Again, it’s important to remember that at this time of my life, Southern was a school under assault from conservatives. Much of their attack was, in my opinion then and now, unfair and unnecessary, but at the core of their concerns were some real issues. One of those issues was the general treatment of evangelical conservatives on the campus.

For example, the evangelism club was an organization regularly ignored and derided. Students who stood up against the pro-choice rhetoric that held sway in the Ethics department were likely to be taunted and insulted. The occasional conservative professor could expect to be taken less than seriously. (The treatment of Dr. Louis Drummond by certain students stands out in my mind as particularly shameful.)

About everything one needed to say about the atmosphere on campus at that time could be summed up in a story of how a now world famous conservative scholar was treated when he came to campus: a brown bag lunch with interested students. Today, that particular scholar would be treated as royalty on almost any campus, but such were times at SBTS in those days.

I remember Dr. George navigating questions about the doctrines of grace. At the center of his responses was the insistence that we must allow the Bible, not denominational preference or influence, to determine where we came out on the issue of God’s sovereignty. But as you listen to the talk linked above, note what kind of Calvinist Dr. George is: the kind who says “do away with the name entirely if it in any way distracts from the Gospel.” If there were more of that kind of Calvinism in evangelicalism, I might reconsider my own stance towards reformed theology.

Dr. George was a light to me in those times. I would go from class to class and listen to conservatives described, derided and caricatured, in various stages of accuracy. As steps were taken to allow conservative critics the opportunity to visit campus, the paranoia and overheated rhetoric increased. The barbarians were at the door, I heard on one occasion. The Golden Age was ending as the moderate-liberal era came to an end, or so went the myth.

Dr. George was one of the few people who saw, and felt, the worthy concerns of both sides, but who always seemed to feel a greater responsibility to the “church” beyond the denomination. It was he, along with the writings of Robert Webber, who reminded me that there was a greater tradition, and a larger family in Christian history. He was completely absent the desire for someone to win or lose, and often, it seemed to me, frustrated that such a fight was distracting from the far more important business of being good stewards of God’s gift of preparing his future ministers.

I also need to say that Dr. George is always a man with a smile, genuine gratitude for interactions with students, true humility, and a great sense of fun and humor, especially in his lectures. I won’t spend any time pointing out that he is a man who seems to have made his peace as a protestant with Roman Catholicism. His example in ecumenism and dialog is always notable.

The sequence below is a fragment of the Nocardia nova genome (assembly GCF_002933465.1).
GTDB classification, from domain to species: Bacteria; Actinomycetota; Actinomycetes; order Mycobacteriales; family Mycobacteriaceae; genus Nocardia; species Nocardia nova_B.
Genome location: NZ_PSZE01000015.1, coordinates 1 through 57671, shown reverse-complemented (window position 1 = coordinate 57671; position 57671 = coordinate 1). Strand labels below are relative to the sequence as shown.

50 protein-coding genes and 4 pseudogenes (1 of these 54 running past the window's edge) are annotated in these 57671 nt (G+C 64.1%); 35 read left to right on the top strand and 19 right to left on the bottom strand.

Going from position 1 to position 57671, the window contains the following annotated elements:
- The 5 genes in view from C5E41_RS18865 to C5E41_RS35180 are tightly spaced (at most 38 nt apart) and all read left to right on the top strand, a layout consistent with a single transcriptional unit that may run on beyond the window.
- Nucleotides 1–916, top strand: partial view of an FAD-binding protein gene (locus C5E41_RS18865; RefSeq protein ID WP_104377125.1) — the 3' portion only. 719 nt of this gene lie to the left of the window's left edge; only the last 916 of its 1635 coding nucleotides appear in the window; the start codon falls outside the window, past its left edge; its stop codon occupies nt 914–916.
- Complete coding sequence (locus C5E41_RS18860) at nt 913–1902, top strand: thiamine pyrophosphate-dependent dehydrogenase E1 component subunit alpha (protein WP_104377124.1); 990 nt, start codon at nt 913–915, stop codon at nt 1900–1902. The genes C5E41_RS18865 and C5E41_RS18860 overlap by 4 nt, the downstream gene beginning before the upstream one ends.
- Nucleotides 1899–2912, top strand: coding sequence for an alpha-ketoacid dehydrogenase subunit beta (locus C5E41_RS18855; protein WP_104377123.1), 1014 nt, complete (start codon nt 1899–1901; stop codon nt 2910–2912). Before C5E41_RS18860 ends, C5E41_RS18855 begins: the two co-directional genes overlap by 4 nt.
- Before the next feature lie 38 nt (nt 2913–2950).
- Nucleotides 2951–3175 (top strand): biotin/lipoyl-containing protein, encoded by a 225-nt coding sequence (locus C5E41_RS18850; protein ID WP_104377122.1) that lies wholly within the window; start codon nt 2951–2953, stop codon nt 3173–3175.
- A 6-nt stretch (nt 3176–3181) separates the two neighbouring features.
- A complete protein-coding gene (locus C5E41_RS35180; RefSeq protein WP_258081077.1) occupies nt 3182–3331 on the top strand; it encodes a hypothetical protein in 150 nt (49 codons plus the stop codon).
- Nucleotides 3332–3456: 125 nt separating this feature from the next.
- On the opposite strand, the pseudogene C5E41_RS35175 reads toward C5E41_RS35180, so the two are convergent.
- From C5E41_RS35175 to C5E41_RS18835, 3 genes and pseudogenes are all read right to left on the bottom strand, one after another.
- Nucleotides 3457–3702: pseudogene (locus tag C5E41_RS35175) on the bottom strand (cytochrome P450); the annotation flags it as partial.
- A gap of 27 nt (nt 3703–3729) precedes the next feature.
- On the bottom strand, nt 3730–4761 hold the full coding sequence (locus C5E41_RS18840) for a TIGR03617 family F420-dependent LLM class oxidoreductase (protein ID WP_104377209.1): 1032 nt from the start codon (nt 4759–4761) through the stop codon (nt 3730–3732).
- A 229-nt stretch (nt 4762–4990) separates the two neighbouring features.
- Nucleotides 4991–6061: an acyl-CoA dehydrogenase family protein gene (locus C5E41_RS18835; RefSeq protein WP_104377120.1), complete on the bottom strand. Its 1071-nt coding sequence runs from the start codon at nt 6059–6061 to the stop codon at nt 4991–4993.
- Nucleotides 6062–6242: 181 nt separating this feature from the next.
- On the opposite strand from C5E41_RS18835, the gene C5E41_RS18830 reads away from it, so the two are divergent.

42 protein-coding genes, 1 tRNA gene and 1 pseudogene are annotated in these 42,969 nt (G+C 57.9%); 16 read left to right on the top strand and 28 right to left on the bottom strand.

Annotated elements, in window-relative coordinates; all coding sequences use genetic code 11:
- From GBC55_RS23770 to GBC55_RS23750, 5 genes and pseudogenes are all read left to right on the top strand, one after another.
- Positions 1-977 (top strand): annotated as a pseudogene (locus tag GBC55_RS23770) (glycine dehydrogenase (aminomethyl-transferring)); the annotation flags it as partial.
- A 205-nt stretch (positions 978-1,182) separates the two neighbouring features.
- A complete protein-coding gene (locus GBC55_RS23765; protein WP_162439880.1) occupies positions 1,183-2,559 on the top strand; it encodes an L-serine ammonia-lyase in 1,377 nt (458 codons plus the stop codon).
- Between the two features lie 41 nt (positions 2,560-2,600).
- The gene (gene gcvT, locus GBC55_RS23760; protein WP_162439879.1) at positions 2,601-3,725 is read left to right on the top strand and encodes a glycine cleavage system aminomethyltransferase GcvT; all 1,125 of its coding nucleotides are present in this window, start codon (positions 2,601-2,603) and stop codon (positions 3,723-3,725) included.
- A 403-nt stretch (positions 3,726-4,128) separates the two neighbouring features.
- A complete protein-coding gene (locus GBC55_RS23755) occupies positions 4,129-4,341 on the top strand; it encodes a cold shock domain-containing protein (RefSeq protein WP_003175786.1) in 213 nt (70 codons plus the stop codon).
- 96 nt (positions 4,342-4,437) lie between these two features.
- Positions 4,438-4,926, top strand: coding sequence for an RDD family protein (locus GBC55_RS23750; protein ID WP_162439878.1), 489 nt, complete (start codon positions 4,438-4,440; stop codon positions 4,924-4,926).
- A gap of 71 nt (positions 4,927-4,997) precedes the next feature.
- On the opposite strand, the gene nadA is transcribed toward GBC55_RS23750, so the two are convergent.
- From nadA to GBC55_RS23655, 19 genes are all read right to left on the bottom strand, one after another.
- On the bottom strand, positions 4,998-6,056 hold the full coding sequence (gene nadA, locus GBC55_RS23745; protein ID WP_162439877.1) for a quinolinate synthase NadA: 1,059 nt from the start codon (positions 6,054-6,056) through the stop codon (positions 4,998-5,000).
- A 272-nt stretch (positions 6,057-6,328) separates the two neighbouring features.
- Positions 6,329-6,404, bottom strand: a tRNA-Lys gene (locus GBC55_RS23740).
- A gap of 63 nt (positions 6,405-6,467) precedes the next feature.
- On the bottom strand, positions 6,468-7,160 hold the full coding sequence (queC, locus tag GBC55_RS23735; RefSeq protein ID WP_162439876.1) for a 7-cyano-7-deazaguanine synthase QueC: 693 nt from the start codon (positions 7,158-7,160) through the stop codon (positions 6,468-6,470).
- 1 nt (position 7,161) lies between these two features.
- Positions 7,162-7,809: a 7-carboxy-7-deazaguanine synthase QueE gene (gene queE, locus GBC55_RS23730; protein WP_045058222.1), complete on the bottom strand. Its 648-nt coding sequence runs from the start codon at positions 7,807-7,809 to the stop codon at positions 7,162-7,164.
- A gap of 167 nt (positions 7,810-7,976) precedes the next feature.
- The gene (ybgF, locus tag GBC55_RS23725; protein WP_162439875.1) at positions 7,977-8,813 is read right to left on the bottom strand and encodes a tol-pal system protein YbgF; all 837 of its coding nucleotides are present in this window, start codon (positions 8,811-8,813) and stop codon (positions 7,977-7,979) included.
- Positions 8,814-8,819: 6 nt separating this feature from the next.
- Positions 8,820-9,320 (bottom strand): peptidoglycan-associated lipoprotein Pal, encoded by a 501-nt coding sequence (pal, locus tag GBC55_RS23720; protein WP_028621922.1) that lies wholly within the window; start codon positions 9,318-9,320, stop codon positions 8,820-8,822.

When I listened to Dr. George’s presentation at the Baptist Identity Conference at Union University last week, I realized how much his influence continues in my life, and particularly how much his view of the church allows me to be a post-evangelical, and to serve Christ and his church. I am grateful for Dr. George’s ministry to the church, but especially for his friendship, kindness and example for me and many other students who have been privileged to be shaped, prepared and challenged by his ministry.

BOOKS: Let me recommend three must reads by Dr. George:
Theology of the Reformers. No better book exists on Luther, Calvin, Zwingli and the Radical Reformers.
Galatians Commentary
The Life of William Carey


  1. i thoroughly enjoyed his message. as i was listening to it out loud in my living room, my catholic roommate came in and listened to it as he was eating dinner. i admittedly cringed inside as dr. george mentioned pope benedict and catholicism, fearing any ground i had made in friendship would quickly be dashed by a few careless words from an arrogant baptist, but dr. george was quite gracious in what he said, and i agreed with him. to my suprise, my roommate said he like what dr. george said at the end of the message.

  2. Michael, I concur with your analysis of Dr. George. He has been a friend for years and I know of no man more gracious than Timothy. He is a scholar of the highest caliber with a warm love for Christ and His church. I look forward to listening to his presentation at Union. Thanks for pointing to it with you tribute to Timothy.


  3. I have been wondering for some time why Timothy George is still a Southern Baptist. Your post has provided something of a helpful answer, although perhaps I can only understand fully if I hear from him myself. But then again, I always wonder why YOU are still a Southern Baptist. It always seems to me that he and you are lonely voices of sanity amidst a kind of sectarian implosion. While I don’t quite fit with the “moderates” (I have rejected that label for some time now) it would simply be too painful to go back and associate with the kind of people who tore apart my college and slandered my professors.

    For what it’s worth, I’m now staked out in the weird and wild world of the “catholic Baptists.” I would love to hear your thoughts on “Towards Baptist Catholicity” by Steven Harmon. Dr. George has made very positive comments about his book.

  4. Timothy George had the same effect upon me. Leaders like Timothy george and David Dockery are modeling a kind of leadership with historical seriousness, theological depth and ecumenical openness that could bode well for the future of my denomination. Let us hope!